Carlos Lopez-Cantera: Marco should run for re-election
Carlos Lopez-Cantera this afternoon issued a statement confirming he asked Marco Rubio run for re-election, declaring, “as friends for 20 years, this race is so much bigger than the two of us.”
Lopez-Cantera told Politico that he’d asked Rubio after seeing him in Orlando on Sunday. "I am still in this race and nothing has changed. However, if Marco decides to enter this race, I will not be filing the paperwork to run for the U.S. Senate.” The filing deadline is June 24.
Rubio this morning refused to answer questions about the matter. This afternoon, however, he acknowledged his talk with Lopez-Cantera.
"Obviously I take very seriously everything that's going on, not just to Orlando but in our country," he said. "I've enjoyed my service here a lot. So I'll go home later this week and I'll have some time with my family and then if there’s been a chance in our status, I'll be sure to let everyone know."
Rubio may not clear the Repubican field.
Chris Hartline, a spokesman for Carlos Beruff said, "Nothing has changed. Carlos is staying in the race. He will continue to run for the Senate."
He sent out a release earlier in the day that said: Carlos Beruff has travelled to all 67 counties in Florida, and the people of Florida have made one thing abundantly clear: they value real world experience more than political experience. They’re sick of career politicians and power-brokers in Washington who care about one thing: holding on to power. But the voters of Florida will not obey them. They don’t get to pick our candidates.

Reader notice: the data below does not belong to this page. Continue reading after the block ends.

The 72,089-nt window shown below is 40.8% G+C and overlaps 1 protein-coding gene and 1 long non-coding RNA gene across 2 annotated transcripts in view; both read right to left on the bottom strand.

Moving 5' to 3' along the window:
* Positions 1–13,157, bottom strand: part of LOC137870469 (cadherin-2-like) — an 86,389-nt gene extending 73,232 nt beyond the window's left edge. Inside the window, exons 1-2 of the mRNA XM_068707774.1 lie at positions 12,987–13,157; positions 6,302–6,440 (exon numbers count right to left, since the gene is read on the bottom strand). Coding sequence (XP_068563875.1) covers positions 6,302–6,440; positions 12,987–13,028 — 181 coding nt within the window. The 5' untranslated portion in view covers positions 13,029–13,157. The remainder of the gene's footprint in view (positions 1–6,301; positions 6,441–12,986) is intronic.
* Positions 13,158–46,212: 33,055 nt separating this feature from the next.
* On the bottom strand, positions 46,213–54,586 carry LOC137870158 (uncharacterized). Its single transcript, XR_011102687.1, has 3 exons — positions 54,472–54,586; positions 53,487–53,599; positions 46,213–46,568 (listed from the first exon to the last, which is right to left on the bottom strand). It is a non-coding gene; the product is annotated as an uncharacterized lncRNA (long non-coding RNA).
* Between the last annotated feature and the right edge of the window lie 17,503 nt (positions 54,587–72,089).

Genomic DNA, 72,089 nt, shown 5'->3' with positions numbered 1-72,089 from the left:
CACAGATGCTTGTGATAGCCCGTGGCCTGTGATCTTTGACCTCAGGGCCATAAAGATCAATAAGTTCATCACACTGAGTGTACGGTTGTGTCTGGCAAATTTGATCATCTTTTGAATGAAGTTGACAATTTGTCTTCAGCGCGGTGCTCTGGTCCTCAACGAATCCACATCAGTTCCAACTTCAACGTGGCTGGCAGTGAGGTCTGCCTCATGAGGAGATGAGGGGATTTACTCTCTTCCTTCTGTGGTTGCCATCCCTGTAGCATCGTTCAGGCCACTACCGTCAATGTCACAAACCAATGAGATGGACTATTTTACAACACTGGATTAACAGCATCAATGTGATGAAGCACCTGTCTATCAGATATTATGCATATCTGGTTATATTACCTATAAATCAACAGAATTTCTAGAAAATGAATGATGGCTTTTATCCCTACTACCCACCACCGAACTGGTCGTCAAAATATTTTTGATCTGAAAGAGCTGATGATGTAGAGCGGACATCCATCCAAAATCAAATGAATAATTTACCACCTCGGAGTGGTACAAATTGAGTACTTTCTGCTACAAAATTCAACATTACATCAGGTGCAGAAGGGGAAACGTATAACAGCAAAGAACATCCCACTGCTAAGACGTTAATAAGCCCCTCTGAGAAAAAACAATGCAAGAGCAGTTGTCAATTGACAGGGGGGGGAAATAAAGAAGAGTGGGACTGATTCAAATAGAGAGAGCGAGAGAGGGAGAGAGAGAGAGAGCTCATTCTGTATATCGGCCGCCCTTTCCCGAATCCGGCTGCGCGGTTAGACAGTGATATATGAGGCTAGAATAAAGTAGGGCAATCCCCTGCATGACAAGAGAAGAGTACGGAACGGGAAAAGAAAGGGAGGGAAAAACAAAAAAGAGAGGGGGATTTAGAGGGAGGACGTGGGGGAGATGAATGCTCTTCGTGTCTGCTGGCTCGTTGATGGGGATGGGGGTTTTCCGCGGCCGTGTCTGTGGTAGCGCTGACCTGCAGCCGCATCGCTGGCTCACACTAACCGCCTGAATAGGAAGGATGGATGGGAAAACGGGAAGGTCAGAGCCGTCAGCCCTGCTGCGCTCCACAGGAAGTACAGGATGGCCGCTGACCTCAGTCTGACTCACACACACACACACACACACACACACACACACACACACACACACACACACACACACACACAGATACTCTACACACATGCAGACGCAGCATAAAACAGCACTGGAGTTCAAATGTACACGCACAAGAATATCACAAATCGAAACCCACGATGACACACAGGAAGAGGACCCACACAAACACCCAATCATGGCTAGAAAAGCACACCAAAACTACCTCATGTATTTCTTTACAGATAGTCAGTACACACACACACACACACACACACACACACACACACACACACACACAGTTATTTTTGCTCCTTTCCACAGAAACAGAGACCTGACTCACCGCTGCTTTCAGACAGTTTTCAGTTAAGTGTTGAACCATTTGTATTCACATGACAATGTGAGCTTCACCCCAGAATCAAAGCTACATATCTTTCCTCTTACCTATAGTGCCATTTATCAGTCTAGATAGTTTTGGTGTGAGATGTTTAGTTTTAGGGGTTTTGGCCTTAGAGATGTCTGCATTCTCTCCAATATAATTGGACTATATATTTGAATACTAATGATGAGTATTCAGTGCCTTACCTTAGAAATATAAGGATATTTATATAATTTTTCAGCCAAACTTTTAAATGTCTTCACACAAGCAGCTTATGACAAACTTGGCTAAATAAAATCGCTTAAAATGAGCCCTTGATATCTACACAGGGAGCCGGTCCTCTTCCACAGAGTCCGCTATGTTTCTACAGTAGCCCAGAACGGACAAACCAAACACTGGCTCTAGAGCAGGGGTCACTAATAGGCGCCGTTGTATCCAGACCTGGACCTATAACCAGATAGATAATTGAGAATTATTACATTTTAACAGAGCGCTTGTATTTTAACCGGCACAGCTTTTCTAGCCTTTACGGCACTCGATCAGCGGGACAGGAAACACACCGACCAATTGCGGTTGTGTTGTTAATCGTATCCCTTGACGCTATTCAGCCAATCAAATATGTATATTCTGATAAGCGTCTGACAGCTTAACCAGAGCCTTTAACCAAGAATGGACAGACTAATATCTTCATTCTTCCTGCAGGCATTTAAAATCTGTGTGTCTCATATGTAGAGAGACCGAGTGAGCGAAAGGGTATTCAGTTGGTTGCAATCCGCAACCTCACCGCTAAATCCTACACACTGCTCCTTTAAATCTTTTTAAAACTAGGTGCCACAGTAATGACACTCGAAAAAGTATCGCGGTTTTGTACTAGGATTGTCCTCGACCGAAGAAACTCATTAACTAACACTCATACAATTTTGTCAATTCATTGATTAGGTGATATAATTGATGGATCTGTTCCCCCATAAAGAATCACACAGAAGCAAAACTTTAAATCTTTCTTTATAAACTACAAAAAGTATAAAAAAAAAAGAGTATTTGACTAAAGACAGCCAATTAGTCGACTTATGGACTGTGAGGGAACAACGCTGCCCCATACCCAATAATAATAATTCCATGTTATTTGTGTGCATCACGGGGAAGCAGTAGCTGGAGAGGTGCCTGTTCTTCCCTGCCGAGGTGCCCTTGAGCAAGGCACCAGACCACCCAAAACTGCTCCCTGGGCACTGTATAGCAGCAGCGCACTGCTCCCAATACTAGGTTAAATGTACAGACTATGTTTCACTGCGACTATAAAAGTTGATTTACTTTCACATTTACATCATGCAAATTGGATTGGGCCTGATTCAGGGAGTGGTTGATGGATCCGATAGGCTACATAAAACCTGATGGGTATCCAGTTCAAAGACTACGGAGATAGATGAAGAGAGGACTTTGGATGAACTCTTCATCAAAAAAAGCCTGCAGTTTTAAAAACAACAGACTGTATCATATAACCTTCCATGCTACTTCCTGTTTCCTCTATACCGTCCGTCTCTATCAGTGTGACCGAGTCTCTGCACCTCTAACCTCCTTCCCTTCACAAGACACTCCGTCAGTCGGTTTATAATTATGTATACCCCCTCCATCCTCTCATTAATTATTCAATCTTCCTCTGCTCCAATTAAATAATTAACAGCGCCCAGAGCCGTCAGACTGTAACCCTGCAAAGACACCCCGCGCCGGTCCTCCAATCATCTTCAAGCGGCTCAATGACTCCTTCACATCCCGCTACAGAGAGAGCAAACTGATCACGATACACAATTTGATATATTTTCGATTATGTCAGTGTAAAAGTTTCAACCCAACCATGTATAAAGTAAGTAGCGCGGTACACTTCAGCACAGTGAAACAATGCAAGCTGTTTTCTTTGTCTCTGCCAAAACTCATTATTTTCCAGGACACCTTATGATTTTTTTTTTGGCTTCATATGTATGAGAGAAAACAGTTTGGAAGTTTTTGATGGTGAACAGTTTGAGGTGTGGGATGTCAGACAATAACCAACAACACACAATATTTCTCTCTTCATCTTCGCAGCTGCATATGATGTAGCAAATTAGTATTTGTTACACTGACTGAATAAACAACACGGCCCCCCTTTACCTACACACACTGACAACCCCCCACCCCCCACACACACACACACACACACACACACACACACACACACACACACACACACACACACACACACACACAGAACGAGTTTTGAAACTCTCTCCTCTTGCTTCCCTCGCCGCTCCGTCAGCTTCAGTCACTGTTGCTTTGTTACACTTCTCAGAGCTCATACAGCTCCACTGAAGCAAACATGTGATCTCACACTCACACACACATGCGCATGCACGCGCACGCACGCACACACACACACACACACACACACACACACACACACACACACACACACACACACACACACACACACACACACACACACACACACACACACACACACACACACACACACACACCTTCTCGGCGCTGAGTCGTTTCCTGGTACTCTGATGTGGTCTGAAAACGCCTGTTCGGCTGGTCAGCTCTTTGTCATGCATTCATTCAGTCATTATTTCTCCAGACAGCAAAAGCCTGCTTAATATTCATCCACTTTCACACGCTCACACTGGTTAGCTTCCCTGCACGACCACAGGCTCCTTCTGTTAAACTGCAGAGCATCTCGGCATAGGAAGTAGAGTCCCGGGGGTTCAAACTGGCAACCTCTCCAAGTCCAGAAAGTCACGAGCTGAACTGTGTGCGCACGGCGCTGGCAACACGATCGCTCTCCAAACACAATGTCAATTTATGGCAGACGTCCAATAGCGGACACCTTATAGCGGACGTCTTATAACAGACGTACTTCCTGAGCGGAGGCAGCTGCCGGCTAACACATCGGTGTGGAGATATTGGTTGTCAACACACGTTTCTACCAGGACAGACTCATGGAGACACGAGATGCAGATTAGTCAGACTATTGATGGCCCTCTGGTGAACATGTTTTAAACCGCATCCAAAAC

Republican U.S. Senate candidate Todd Wilcox reiterated on Wednesday that even if Marco Rubio changes his mind and seeks re-election, he'll stay in the race and take him on.
Wilcox, an Orlando businessman and Army veteran, said he was already prepared to take on other "career politicians" and "political insiders" so Rubio entering the Republican Primary for U.S. Senate wouldn't change anything for him.
"If he gets in that contrast that exists with me and the other four candidates still exists," Wilcox said in Tallahassee on Wednesday as he filed his qualifying papers to run for the seat Rubio said last year he would not seek re-election to so he could instead run for president.
Wilcox said brushed off the idea that Rubio should reconsider given his experience in the Senate dealing with international terrorism topics. "If there's some secret sauce he's had in his pocket for the last five years to fight this war on terror, then bring it out," Wilcox said.
He noted Rubio lost 66 of 67 counties to Donald Trump during the presidential primary in March
Wilcox filed his qualifying papers on Wednesday - five days before the qualifying period begins - to show his supporters that he is not wavering in his resolve to run regardless of what Rubio decides to do. "I'm in this to win," Wilcox said with a half-dozen supporters who accompanied him to the Florida Secretary of State's Office to file his papers.
"I'm in it to the very end."